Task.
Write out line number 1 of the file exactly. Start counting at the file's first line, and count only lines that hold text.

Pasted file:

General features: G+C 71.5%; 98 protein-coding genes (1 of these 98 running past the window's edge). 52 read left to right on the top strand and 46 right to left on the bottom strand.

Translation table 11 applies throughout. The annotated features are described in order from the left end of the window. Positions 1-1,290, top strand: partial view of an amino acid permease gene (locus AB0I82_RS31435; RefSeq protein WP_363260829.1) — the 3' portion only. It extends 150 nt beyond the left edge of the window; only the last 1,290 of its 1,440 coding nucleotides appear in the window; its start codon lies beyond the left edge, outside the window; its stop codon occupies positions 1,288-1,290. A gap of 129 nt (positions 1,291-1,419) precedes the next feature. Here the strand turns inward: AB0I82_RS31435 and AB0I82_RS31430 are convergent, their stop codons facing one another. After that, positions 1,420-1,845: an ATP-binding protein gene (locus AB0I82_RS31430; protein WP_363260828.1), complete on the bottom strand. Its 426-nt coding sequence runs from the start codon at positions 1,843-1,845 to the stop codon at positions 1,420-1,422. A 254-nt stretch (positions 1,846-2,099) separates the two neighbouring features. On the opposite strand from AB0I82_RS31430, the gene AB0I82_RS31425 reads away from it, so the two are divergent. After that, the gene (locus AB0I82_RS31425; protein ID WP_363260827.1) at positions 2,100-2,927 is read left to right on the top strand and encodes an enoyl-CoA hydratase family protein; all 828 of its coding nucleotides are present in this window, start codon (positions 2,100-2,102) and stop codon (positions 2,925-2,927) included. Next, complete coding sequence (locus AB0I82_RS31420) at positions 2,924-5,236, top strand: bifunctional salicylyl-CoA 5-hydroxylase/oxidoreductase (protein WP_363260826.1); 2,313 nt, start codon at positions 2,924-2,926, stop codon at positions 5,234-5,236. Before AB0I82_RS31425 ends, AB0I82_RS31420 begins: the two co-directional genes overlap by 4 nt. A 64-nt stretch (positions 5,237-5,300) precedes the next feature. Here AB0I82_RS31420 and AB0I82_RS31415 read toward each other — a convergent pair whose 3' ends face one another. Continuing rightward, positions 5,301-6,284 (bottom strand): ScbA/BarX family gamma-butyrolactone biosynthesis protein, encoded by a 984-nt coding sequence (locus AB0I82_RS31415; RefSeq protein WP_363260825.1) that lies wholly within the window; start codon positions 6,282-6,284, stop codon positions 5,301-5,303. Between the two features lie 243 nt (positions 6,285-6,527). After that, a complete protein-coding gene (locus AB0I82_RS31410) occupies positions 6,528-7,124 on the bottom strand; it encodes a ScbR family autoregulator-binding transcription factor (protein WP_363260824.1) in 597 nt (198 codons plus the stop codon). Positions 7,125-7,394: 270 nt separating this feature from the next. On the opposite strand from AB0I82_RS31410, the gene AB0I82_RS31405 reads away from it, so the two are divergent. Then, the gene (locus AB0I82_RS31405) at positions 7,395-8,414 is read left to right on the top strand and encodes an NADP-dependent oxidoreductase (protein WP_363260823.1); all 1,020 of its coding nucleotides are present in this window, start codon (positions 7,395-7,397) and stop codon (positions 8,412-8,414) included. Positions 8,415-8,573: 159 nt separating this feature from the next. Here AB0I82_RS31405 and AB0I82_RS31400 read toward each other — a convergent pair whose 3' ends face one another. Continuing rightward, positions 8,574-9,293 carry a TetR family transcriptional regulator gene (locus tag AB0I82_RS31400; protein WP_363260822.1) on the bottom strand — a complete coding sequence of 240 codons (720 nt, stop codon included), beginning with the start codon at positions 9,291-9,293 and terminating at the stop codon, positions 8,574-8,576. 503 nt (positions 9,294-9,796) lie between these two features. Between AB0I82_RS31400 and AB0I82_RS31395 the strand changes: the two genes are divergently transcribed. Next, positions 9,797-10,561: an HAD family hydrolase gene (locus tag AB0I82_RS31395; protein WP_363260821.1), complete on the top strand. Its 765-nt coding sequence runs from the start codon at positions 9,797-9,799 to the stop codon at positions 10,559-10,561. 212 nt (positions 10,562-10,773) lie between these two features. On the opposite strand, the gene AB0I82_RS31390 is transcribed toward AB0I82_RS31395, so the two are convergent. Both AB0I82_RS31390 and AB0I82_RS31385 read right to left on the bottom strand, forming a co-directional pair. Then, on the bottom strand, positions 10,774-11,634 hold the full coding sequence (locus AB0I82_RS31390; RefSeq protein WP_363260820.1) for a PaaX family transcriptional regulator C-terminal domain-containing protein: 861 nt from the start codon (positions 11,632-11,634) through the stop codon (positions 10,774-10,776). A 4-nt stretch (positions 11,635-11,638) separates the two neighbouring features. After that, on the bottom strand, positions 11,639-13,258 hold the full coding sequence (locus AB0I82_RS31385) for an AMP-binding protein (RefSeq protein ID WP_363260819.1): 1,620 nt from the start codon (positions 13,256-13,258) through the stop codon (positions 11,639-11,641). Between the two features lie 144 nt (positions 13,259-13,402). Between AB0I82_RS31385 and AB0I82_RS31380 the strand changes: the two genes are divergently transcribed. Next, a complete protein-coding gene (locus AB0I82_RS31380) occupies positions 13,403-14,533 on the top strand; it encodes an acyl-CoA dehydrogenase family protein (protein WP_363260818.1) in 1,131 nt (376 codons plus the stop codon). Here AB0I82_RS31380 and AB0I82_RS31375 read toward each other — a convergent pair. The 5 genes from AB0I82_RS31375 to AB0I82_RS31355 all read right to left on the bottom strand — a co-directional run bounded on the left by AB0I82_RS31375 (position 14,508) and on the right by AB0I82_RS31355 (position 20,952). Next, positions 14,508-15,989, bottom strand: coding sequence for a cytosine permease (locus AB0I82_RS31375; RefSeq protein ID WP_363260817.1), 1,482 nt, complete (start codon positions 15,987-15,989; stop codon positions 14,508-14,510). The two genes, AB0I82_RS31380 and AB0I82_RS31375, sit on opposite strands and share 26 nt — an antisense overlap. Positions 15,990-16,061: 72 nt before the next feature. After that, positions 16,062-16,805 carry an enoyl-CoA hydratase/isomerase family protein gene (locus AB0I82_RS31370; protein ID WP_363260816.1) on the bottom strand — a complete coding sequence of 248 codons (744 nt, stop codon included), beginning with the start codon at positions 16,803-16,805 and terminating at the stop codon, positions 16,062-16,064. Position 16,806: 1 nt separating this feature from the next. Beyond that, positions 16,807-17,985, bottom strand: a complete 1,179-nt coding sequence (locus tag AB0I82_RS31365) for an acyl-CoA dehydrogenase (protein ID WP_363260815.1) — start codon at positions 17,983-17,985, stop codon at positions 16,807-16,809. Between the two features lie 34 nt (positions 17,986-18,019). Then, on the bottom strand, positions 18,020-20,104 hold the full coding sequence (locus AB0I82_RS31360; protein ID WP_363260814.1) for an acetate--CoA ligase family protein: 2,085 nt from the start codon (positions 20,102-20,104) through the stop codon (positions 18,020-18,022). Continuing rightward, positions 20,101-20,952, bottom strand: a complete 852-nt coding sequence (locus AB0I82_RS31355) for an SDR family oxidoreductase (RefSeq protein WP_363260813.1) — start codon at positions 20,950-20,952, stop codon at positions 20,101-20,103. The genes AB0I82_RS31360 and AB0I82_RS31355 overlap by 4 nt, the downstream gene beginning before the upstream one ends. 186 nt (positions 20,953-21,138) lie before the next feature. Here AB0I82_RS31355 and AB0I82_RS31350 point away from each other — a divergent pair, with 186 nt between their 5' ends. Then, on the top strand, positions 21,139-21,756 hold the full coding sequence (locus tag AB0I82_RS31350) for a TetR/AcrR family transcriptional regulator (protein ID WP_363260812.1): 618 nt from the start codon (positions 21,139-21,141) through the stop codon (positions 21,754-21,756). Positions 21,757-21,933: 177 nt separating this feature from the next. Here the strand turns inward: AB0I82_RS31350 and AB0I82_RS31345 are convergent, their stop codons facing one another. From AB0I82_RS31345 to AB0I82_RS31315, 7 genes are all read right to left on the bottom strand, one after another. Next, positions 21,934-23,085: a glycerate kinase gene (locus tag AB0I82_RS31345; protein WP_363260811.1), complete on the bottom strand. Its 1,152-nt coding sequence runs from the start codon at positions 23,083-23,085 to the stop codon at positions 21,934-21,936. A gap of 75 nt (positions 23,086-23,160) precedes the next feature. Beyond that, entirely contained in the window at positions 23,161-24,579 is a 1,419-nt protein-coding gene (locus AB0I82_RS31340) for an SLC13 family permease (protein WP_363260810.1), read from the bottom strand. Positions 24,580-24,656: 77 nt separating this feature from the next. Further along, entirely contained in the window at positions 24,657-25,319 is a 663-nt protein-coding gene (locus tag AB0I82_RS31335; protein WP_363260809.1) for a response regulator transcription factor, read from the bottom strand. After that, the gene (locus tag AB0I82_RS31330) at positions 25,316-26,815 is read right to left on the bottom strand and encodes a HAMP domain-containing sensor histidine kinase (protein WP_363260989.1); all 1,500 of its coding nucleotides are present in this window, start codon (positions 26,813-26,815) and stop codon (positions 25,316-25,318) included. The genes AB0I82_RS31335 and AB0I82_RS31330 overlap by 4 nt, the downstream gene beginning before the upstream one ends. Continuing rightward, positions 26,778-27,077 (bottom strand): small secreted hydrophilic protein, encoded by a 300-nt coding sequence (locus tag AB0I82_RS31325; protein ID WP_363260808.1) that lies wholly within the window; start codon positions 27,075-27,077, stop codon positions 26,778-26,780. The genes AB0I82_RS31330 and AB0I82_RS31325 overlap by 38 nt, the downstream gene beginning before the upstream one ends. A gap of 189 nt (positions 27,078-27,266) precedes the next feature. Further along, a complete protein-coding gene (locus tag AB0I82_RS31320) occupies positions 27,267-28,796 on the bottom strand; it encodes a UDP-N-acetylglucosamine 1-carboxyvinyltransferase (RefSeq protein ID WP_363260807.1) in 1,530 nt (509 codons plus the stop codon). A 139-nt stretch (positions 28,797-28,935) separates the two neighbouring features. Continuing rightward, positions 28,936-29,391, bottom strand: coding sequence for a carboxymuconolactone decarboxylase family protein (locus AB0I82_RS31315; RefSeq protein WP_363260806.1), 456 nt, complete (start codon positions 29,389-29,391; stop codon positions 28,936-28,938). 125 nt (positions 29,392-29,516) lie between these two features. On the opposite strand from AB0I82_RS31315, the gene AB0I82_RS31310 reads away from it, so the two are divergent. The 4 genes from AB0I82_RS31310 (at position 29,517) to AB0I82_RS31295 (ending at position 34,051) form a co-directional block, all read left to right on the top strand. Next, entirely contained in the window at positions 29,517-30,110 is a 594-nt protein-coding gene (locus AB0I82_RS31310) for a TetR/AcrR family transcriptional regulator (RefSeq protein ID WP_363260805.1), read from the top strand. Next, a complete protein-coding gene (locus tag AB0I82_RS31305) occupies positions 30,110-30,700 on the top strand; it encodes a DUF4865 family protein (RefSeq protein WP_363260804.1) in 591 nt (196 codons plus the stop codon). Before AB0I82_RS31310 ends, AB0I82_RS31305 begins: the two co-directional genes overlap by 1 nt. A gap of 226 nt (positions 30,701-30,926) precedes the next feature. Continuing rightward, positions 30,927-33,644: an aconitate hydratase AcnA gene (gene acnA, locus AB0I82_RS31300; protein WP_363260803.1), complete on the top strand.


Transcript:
General features: G+C 71.5%; 98 protein-coding genes (1 of these 98 running past the window's edge). 52 read left to right on the top strand and 46 right to left on the bottom strand.